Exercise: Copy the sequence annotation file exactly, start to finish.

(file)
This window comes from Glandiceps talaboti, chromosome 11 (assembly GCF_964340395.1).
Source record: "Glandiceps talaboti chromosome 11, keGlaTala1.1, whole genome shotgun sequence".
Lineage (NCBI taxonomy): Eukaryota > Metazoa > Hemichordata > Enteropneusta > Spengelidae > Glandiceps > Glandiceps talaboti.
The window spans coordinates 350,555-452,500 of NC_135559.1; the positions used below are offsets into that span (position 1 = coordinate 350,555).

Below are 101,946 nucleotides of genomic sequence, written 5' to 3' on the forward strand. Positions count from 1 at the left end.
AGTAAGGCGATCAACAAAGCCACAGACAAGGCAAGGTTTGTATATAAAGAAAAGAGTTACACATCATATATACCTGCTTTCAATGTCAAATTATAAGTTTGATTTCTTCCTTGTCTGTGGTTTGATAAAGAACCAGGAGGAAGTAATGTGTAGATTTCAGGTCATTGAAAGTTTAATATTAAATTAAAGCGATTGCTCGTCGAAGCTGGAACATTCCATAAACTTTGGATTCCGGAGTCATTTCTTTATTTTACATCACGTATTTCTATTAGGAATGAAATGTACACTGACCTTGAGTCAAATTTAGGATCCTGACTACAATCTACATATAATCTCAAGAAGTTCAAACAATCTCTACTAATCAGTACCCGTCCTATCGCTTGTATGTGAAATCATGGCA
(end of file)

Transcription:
This window comes from Glandiceps talaboti, chromosome 11 (assembly GCF_964340395.1).
Source record: "Glandiceps talaboti chromosome 11, keGlaTala1.1, whole genome shotgun sequence".
Lineage (NCBI taxonomy): Eukaryota > Metazoa > Hemichordata > Enteropneusta > Spengelidae > Glandiceps > Glandiceps talaboti.
The window spans coordinates 350,555-452,500 of NC_135559.1; the positions used below are offsets into that span (position 1 = coordinate 350,555).

Below are 101,946 nucleotides of genomic sequence, written 5' to 3' on the forward strand. Positions count from 1 at the left end.
AGTAAGGCGATCAACAAAGCCACAGACAAGGCAAGGTTTGTATATAAAGAAAAGAGTTACACATCATATATACCTGCTTTCAATGTCAAATTATAAGTTTGATTTCTTCCTTGTCTGTGGTTTGATAAAGAACCAGGAGGAAGTAATGTGTAGATTTCAGGTCATTGAAAGTTTAATATTAAATTAAAGCGATTGCTCGTCGAAGCTGGAACATTCCATAAACTTTGGATTCCGGAGTCATTTCTTTATTTTACATCACGTATTTCTATTAGGAATGAAATGTACACTGACCTTGAGTCAAATTTAGGATCCTGACTACAATCTACATATAATCTCAAGAAGTTCAAACAATCTCTACTAATCAGTACCCGTCCTATCGCTTGTATGTGAAATCATGGCA